Dame Mary's poetry set to music

A collection of 16 songs based on the poetry of Dame Mary Gilmore is believed to be an Australian first. The CD, The Forest Prayed, was launched on Saturday in Crookwell, near the birthplace of Dame Mary in Roslyn.

An Australian first: Dr Stephen Whiteside and Maggie Somerville duet on 'No Foe Shall Gather Our Harvest'. Photo: Clare McCabe

An Australian first: Dr Stephen Whiteside and Maggie Somerville duet on 'No Foe Shall Gather Our Harvest'. Photo: Clare McCabe

The collaboration crosses generations. Dame Mary's poems have been set to music and the vocal performance is by folk singer Maggie Somerville. The instrumentation is rich and varied, played by many of Australia's well-known musicians. 

"In addition to more conventional instruments, such as violin, cello, mandolin, piano and whistle, the listener will also hear the saw, the jaw harp, the spoons, the bagpipes and didgeridoo," Somerville said.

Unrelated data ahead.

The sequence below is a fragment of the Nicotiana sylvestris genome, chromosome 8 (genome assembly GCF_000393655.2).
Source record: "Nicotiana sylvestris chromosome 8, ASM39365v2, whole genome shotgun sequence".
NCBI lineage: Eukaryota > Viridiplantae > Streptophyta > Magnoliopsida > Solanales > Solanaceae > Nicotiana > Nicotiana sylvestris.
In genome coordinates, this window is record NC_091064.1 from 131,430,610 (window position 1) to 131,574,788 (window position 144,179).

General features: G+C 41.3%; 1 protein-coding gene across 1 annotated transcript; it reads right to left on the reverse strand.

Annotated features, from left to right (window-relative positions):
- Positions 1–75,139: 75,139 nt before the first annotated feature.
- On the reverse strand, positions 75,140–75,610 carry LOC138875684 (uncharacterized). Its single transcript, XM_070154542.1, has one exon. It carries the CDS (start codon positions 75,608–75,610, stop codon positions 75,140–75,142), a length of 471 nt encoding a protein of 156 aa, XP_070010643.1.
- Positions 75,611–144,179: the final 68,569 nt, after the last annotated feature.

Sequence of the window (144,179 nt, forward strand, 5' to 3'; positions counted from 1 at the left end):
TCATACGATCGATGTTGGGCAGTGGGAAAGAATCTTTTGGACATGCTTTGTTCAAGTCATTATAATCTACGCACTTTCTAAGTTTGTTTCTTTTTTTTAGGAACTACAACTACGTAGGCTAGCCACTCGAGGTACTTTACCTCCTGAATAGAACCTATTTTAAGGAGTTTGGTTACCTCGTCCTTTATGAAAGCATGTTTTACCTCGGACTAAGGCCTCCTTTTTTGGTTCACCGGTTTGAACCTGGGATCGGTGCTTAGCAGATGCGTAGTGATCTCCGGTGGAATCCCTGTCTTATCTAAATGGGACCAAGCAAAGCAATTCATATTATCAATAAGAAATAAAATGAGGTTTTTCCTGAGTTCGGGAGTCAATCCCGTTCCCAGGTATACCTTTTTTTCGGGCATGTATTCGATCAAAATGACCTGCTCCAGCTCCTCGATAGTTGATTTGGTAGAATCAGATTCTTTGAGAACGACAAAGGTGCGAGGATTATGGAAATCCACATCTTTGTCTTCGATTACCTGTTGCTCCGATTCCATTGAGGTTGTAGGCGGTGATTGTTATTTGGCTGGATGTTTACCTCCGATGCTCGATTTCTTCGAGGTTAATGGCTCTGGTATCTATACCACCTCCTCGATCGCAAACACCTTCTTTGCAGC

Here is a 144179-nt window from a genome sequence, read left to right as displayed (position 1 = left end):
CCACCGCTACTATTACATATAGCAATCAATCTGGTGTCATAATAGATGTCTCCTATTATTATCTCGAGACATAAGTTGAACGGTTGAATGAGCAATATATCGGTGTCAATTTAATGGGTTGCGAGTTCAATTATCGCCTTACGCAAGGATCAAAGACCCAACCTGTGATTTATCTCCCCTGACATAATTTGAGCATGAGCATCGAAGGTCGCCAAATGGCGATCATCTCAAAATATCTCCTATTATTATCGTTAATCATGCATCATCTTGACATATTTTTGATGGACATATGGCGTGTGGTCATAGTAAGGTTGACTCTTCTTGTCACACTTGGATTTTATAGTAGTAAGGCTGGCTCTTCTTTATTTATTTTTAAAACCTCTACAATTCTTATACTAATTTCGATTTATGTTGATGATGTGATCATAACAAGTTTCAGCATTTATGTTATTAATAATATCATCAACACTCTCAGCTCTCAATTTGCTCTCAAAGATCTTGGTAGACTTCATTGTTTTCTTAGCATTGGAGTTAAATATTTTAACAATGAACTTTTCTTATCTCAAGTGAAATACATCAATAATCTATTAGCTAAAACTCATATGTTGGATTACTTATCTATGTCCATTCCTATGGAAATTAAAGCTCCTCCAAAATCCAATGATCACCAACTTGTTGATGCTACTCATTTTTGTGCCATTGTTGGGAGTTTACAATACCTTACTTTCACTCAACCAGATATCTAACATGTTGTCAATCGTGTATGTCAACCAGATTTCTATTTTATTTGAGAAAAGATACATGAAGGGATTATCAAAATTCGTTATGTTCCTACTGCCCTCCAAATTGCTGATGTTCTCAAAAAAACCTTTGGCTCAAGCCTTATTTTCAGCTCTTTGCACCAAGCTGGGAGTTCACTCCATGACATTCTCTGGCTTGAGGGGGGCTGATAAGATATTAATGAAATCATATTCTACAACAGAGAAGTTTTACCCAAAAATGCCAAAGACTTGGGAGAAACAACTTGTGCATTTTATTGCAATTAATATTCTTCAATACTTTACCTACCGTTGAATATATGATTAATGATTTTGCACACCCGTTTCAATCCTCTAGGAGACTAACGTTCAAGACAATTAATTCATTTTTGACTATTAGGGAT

The CD honours the lesser-known poet on the $10 note (the other is Banjo Paterson). "I was particularly attracted to the work of Dame Mary Gilmore because she is a woman, and I do fervently believe it is partly because of this that her profile is not as high as it might have been," Somerville said. Yet "Mary Gilmore was made a Dame, while Banjo Paterson and Henry Lawson were never knighted."

Dame Mary is remembered for an early romance with Lawson. She was a champion of the underdog and a columnist for The Australian Worker. "Gilmore was a gifted and prolific writer who did much to preserve the history of Australia's pioneers," Somerville said.

The CD was officially launched by Louise Taylor, wife of Hume MP Angus Taylor. "Dame Mary Gilmore was an artist and a lover of words and clearly a patriot. She believed in things and ideas. She was quite radical and interested in things beyond herself," Mrs Taylor said. The melody of the poetry would suggest that Dame Mary had expected her poetry to be put to music, she said. 

In attendance were descendants of Dame Mary, including Margaret Cameron, Jean Meng, Allana Meng, Reta Beattie, Ian Baxter, Elizabeth Baxter and Kelvin Cameron.

Mayor John Stafford acknowledged the Shire's strong arts and music culture: "It's a credit to you [Maggie Somerville] that you've done it, that [which] is so valuable for us in the Shire, but also for Australia."